The Missing Ingredient


Photo by Paul Wachter

There was a period of several years when I would eat lunch at a certain restaurant every week and order the same dish. The restaurant was called Le Chef, and the dish was called mulukhiya. If you haven't lived in Beirut, Lebanon, where I worked as a journalist for several years, there's no reason you should know about Le Chef, an informal restaurant in the then-sleepy, now-vibrant neighborhood of Gemmayzeh. But it's a pity many of you may not have heard of mulukhiya, Thursday's plat du jour, a dish common to Lebanon (and other parts of the Arab world) that rarely appears in Arab restaurants in this country.

"It's a shame--there are Lebanese dishes that haven't really translated to the American experience," says Phillipe Massoud, the owner of ilili, an upscale Lebanese restaurant in Manhattan. "You'll make mulukhiya for the staff meal, but you won't offer it to customers."

What is mulukhiya? Specifically, the word refers to a plant--Corchorus olitorius--whose leaves resemble spinach and form the centerpiece of a stew that shares the same name. The leaves are chopped and boiled in chicken stock with garlic, coriander and other spices. The chicken and lamb typically are boiled or pan fried apart from the mulukhiya--though not always--and then everything is poured over rice.

It's a delicious mess, and for the life of me I can't figure out why it's so hard to find in Lebanese restaurants in the United States.

On top of this, you dump a handful of dried pita shards and a few spoonfuls of chopped onions drenched in vinegar. It's a delicious mess, and for the life of me I can't figure out why it's so hard to find in Lebanese restaurants in the United States.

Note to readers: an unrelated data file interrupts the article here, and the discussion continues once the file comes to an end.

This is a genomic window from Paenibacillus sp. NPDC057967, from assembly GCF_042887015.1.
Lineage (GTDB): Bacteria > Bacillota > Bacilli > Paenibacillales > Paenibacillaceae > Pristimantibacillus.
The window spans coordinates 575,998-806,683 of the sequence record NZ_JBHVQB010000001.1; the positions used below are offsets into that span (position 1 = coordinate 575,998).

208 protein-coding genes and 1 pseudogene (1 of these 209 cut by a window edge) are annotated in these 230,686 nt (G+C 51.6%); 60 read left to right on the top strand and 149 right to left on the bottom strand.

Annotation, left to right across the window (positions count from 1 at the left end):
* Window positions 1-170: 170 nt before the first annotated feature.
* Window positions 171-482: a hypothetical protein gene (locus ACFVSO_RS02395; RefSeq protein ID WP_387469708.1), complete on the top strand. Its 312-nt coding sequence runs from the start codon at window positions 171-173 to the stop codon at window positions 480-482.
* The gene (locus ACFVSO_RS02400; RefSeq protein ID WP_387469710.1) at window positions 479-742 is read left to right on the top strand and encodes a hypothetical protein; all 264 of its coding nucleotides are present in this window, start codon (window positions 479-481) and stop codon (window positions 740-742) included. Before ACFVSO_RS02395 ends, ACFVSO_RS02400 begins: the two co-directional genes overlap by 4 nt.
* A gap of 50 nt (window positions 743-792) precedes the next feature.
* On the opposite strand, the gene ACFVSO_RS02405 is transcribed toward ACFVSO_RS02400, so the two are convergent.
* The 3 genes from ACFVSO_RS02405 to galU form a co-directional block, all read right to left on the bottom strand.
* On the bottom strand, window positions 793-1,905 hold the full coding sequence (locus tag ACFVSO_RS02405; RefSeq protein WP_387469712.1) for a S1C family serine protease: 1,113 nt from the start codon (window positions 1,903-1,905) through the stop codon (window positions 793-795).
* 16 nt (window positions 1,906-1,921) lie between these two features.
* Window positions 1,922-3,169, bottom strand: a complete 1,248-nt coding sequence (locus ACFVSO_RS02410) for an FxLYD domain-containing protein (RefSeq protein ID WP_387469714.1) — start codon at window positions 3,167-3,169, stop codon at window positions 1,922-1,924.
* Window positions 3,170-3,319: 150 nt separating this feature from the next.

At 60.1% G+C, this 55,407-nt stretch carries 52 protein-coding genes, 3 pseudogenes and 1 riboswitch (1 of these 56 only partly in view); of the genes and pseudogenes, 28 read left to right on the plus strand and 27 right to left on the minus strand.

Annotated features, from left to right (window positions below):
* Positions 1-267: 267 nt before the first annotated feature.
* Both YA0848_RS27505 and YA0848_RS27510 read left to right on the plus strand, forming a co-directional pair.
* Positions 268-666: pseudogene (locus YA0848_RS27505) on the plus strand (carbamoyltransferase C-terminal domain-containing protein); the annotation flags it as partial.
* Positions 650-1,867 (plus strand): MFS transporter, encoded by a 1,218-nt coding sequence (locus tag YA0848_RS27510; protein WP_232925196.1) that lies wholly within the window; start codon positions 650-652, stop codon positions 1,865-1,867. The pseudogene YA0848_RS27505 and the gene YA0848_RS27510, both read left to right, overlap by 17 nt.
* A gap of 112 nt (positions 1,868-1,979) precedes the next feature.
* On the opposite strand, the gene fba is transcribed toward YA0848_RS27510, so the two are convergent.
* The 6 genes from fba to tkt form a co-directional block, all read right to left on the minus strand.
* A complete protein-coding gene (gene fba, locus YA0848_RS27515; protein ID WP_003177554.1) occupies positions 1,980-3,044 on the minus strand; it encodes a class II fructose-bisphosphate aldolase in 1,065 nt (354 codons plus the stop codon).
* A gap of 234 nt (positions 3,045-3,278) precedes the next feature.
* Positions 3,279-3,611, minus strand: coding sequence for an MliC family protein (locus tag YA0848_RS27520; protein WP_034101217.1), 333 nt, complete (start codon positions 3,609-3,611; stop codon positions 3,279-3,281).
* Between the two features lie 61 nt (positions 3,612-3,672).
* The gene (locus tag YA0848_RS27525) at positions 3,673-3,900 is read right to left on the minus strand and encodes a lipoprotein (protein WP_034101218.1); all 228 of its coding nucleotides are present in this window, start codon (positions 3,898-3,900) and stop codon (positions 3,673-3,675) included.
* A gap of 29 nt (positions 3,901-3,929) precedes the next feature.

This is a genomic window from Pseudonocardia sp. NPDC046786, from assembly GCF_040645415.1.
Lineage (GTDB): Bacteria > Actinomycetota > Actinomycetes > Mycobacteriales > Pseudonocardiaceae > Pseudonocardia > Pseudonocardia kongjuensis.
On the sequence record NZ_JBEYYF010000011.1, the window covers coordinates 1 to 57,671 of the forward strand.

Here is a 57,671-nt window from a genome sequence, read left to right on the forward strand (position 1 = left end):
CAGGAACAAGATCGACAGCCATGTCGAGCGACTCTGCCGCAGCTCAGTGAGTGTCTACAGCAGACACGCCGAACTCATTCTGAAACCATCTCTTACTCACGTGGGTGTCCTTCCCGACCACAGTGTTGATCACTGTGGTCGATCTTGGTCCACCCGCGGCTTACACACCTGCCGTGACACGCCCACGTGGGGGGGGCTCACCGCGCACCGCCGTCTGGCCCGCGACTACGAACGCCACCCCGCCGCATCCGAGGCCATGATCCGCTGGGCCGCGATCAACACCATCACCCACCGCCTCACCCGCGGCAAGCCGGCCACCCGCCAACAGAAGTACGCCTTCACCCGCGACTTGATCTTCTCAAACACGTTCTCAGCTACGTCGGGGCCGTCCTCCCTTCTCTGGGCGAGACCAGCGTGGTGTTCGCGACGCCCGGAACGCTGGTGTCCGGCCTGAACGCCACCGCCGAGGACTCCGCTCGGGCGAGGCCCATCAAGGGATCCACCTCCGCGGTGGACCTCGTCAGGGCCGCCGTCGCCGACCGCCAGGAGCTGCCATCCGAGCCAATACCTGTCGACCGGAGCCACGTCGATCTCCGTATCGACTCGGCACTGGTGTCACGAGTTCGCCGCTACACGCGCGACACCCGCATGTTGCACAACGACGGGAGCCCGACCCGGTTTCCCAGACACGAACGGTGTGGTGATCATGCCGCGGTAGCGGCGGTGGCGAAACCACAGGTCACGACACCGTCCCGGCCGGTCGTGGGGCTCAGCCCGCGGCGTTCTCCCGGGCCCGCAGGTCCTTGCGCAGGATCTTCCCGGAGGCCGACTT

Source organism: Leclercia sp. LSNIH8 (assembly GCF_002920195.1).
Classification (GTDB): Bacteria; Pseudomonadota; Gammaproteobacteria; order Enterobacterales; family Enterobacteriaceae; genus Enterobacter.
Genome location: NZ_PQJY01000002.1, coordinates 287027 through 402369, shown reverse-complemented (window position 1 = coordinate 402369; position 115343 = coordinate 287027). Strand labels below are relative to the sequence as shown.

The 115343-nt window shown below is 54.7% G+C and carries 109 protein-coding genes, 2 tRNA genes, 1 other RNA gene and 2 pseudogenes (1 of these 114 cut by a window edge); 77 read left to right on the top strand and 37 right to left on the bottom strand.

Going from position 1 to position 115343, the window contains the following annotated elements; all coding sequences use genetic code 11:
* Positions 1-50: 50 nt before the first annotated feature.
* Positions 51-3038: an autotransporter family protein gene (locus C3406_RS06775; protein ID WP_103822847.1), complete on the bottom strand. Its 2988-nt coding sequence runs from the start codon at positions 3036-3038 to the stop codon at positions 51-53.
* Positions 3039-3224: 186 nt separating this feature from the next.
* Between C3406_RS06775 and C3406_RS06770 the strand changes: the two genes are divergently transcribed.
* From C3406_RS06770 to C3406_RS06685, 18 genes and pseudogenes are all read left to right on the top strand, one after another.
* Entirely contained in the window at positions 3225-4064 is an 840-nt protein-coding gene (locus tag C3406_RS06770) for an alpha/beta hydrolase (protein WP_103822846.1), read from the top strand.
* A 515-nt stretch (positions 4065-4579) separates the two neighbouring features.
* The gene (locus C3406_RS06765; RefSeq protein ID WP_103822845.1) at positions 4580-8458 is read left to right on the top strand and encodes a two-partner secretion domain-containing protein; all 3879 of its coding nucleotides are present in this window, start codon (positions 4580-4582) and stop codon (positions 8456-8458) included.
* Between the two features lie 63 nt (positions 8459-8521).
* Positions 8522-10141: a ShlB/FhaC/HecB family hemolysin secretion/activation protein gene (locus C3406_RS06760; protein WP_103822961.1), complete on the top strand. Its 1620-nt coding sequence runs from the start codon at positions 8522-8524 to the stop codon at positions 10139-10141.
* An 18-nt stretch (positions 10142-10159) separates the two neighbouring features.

"For one, the vegetable is not widely grown in the United States, so you have to get it frozen or dried," says Dany Abi-Najm, the president of Lebanese Taverna Group, which operates six restaurants and four cafés in the Washington, D.C. area--none of which currently offer mulukhiya.

Abi-Najm says he's offered it several times in the past, but it never caught on. "When we tried explaining it to Americans, the only English translation I've come across is 'Jew's mallow'," he says. "And a lot of people don't know what to make of that."

That's not surprising given the tense relations between Arabs and Jews in the Middle East. And one is tempted to suspect a sinister motive behind the English coinage. But in fact, the name stems from the simple observation that Jewish communities in the region more often used mulukhiya in their cooking: "The leaves of C. olitorious are used in Egypt and adjacent countries as a pot herb," noted the 1913 edition of The [Encyclopedia] Americana. "From the fact that the Jews thus employ them they are sometimes called Jews' mallow." The Oxford English Dictionary traces the term to an 18th century gardening dictionary.

Massoud, who got his start with a restaurant in Washington called Neyla, blames Lebanese chefs for not introducing Americans to more exotic native dishes. (Shish barak--meat dumplings in a hot, thick yogurt broth served over rice--is another wonderful dish that's not often found in Lebanese restaurants over here.) Massoud has a friend who grows mulukhiya in upstate New York, and he says he's going to add the dish to ilili's menu in the fall. When he does, I'll pay the restaurant my first visit.

You can occasionally find the vegetable mulukhiya in its fresh form in New York's Chinese markets, where it's called Filipino spinach. You can find the dried or frozen variety in Arab grocery stores.

To make the stew, try this recipe, with the following modifications: instead of dicing chicken, use bone-in chicken leg (including thighs) and a half pound of lamb shank sliced into 1/4 inch-thick slabs.